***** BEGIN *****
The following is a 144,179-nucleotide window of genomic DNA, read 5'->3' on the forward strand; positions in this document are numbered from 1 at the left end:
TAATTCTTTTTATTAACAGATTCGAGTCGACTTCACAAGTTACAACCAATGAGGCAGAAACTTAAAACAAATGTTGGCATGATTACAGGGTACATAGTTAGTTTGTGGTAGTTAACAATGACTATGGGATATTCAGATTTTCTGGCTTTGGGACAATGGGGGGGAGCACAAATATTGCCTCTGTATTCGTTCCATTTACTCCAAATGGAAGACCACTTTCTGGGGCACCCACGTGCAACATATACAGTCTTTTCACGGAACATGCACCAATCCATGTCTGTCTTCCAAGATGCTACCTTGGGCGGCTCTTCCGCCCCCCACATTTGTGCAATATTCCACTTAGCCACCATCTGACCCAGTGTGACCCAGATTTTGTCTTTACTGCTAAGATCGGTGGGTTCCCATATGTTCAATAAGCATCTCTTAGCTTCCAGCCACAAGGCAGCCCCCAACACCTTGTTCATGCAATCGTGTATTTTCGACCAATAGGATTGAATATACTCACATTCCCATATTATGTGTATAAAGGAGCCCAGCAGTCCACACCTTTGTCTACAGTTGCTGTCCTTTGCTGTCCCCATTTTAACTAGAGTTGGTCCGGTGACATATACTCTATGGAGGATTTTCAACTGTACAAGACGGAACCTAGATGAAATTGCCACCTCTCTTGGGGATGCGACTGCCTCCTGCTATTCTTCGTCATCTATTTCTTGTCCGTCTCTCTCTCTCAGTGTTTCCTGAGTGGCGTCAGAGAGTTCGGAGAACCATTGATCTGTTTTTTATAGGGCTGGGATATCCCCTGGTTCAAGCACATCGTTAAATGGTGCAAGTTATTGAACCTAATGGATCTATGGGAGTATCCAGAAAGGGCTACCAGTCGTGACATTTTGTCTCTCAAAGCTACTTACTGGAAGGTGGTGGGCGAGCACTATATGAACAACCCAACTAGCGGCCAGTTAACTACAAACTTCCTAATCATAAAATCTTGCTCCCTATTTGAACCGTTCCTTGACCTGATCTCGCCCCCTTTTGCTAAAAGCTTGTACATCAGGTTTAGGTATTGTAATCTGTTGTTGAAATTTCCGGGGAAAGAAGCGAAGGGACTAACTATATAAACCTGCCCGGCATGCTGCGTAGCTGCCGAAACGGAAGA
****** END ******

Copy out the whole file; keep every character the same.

The following is a 144,179-nucleotide window of genomic DNA, read 5'->3' on the forward strand; positions in this document are numbered from 1 at the left end:
TAATTCTTTTTATTAACAGATTCGAGTCGACTTCACAAGTTACAACCAATGAGGCAGAAACTTAAAACAAATGTTGGCATGATTACAGGGTACATAGTTAGTTTGTGGTAGTTAACAATGACTATGGGATATTCAGATTTTCTGGCTTTGGGACAATGGGGGGGAGCACAAATATTGCCTCTGTATTCGTTCCATTTACTCCAAATGGAAGACCACTTTCTGGGGCACCCACGTGCAACATATACAGTCTTTTCACGGAACATGCACCAATCCATGTCTGTCTTCCAAGATGCTACCTTGGGCGGCTCTTCCGCCCCCCACATTTGTGCAATATTCCACTTAGCCACCATCTGACCCAGTGTGACCCAGATTTTGTCTTTACTGCTAAGATCGGTGGGTTCCCATATGTTCAATAAGCATCTCTTAGCTTCCAGCCACAAGGCAGCCCCCAACACCTTGTTCATGCAATCGTGTATTTTCGACCAATAGGATTGAATATACTCACATTCCCATATTATGTGTATAAAGGAGCCCAGCAGTCCACACCTTTGTCTACAGTTGCTGTCCTTTGCTGTCCCCATTTTAACTAGAGTTGGTCCGGTGACATATACTCTATGGAGGATTTTCAACTGTACAAGACGGAACCTAGATGAAATTGCCACCTCTCTTGGGGATGCGACTGCCTCCTGCTATTCTTCGTCATCTATTTCTTGTCCGTCTCTCTCTCTCAGTGTTTCCTGAGTGGCGTCAGAGAGTTCGGAGAACCATTGATCTGTTTTTTATAGGGCTGGGATATCCCCTGGTTCAAGCACATCGTTAAATGGTGCAAGTTATTGAACCTAATGGATCTATGGGAGTATCCAGAAAGGGCTACCAGTCGTGACATTTTGTCTCTCAAAGCTACTTACTGGAAGGTGGTGGGCGAGCACTATATGAACAACCCAACTAGCGGCCAGTTAACTACAAACTTCCTAATCATAAAATCTTGCTCCCTATTTGAACCGTTCCTTGACCTGATCTCGCCCCCTTTTGCTAAAAGCTTGTACATCAGGTTTAGGTATTGTAATCTGTTGTTGAAATTTCCGGGGAAAGAAGCGAAGGGACTAACTATATAAACCTGCCCGGCATGCTGCGTAGCTGCCGAAACGGAAGA